A large-scale military conflict appears unlikely, but a digital war isn’t, and Russia may rely on cyber-attacks to counter any sanctions coming from the West. That said, history shows that geopolitical conflicts tend to have only a short-lasting impact on markets. Let’s hope this time is no different.

Russian 5-year credit default swap rates on the rise, reminiscent of when the country invaded Crimea

From pandemic to endemic

We anticipate that the world will normalise this year as COVID-19 moves from being a pandemic to being endemic. If the UK is any indication, the Omicron variant offers some hope that this scenario is playing out. While much more contagious, this variant of COVID-19 also appears much less lethal than its predecessors. As a result, despite a surge in new cases, hospitalisations, and more importantly deaths, have remained well below the levels reached when the Delta variant was dominant.

With vaccination rates continuing to increase, and with immunity from previous infections becoming more frequent, the worst of the COVID-19 crisis may be behind us. That said, risks remain and, another, more deadly variant may emerge in the coming months. But while this event would likely be a source of short-term volatility, we wouldn’t expect it to be as painful as what was experienced in 2020. Since then, the world has learned to live with COVID-19, and the science has made tremendous progress.

chart: the trend in UK COVID-19 cases and deaths since January 2020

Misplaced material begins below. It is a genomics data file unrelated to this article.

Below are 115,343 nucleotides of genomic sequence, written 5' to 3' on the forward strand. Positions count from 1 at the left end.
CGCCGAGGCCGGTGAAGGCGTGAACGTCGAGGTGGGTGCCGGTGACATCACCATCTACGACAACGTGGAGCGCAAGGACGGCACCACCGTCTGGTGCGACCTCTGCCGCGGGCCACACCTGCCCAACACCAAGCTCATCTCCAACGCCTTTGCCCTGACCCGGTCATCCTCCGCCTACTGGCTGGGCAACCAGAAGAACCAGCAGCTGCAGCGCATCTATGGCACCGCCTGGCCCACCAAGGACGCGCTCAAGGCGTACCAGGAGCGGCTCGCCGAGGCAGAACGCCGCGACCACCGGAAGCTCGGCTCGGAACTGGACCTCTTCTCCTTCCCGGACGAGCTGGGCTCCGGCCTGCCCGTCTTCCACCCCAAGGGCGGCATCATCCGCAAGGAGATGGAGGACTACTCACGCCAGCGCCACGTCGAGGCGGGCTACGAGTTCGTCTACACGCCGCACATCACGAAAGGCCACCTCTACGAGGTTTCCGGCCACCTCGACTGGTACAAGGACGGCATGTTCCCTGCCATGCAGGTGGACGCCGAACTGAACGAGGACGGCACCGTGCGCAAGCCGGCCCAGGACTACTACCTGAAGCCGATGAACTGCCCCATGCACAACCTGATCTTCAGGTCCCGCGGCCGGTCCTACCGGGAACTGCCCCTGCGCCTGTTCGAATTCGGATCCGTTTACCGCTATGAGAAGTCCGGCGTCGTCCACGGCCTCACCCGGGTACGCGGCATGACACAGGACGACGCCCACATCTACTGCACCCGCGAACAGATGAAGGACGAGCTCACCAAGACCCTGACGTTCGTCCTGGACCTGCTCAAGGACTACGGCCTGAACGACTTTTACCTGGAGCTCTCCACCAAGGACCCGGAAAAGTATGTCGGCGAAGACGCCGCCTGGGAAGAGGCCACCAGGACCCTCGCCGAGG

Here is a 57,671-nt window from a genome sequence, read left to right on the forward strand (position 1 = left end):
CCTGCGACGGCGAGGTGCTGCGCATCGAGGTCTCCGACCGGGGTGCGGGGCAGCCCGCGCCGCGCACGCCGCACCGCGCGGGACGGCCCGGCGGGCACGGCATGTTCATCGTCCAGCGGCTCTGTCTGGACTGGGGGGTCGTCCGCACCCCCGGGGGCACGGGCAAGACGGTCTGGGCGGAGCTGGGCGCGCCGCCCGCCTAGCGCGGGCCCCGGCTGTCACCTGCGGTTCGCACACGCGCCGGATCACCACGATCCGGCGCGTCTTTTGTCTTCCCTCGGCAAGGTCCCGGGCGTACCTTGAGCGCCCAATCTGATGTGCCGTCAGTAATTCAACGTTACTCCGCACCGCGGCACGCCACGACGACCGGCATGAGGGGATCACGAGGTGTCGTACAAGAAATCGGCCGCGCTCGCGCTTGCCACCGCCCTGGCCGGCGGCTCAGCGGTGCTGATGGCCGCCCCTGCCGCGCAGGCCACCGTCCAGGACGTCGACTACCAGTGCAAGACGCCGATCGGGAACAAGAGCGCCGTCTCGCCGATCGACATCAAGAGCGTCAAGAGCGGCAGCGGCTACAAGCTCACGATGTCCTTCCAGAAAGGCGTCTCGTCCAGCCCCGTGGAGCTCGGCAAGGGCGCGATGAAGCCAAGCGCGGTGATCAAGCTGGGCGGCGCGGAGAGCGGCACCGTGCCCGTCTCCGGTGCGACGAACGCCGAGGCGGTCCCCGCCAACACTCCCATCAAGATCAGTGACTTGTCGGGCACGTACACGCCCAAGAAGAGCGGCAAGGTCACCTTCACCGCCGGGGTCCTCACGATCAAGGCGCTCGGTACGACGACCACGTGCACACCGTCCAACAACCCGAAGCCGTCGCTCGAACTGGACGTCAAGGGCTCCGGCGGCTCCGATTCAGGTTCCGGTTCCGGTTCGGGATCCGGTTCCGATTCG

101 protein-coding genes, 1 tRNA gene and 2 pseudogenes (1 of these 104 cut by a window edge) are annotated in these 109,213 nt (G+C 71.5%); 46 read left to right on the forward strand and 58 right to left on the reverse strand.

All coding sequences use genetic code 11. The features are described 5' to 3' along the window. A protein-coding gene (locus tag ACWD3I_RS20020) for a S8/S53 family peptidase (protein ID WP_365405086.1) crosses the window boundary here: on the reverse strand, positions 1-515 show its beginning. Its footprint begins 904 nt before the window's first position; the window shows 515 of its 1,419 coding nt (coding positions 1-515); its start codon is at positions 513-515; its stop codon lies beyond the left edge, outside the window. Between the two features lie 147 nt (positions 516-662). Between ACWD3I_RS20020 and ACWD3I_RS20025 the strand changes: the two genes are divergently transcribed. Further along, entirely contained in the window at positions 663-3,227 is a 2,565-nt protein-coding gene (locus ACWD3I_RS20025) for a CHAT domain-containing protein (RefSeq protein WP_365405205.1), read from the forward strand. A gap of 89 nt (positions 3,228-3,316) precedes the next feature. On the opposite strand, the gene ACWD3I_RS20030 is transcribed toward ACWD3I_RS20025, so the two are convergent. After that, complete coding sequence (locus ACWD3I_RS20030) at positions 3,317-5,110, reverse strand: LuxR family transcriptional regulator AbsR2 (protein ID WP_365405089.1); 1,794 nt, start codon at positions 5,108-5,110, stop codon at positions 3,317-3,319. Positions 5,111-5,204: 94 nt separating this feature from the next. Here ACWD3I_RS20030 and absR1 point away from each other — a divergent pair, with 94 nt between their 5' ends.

Is the Fed misunderstood?

The market is pricing in five hikes from the US Federal Reserve in 2022. This is up from less than one move in September. The Fed’s U-turn on the pace of policy tightening has driven this change. The other main element is the realisation that inflationary pressures are here to stay for longer than initially anticipated.

Strangely, as the market became increasingly convinced that the Fed would act forcefully, the inflation forecast for the fourth quarter of this year kept being revised higher. In other words, it’s like the more the Fed hikes, the higher inflation expectations go. Or, put differently, the central bank’s expected actions are anticipated to fail at bringing inflation under control. This does not make sense. It appears that the market fails to recognise that if the Fed raises rates, this will impact both growth and inflation. 

chart: consumer price index forecasts for the fourth quarter of this year have followed a close path to the number of US rate increases being priced in by the market since June

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Market Perspectives March 2022

Welcome to the March edition of "Market Perspectives", the monthly investment strategy update from Barclays Private Bank. In this month’s report, we look at just how likely a recession might be, and what it could mean for equities, bonds, and other asset classes.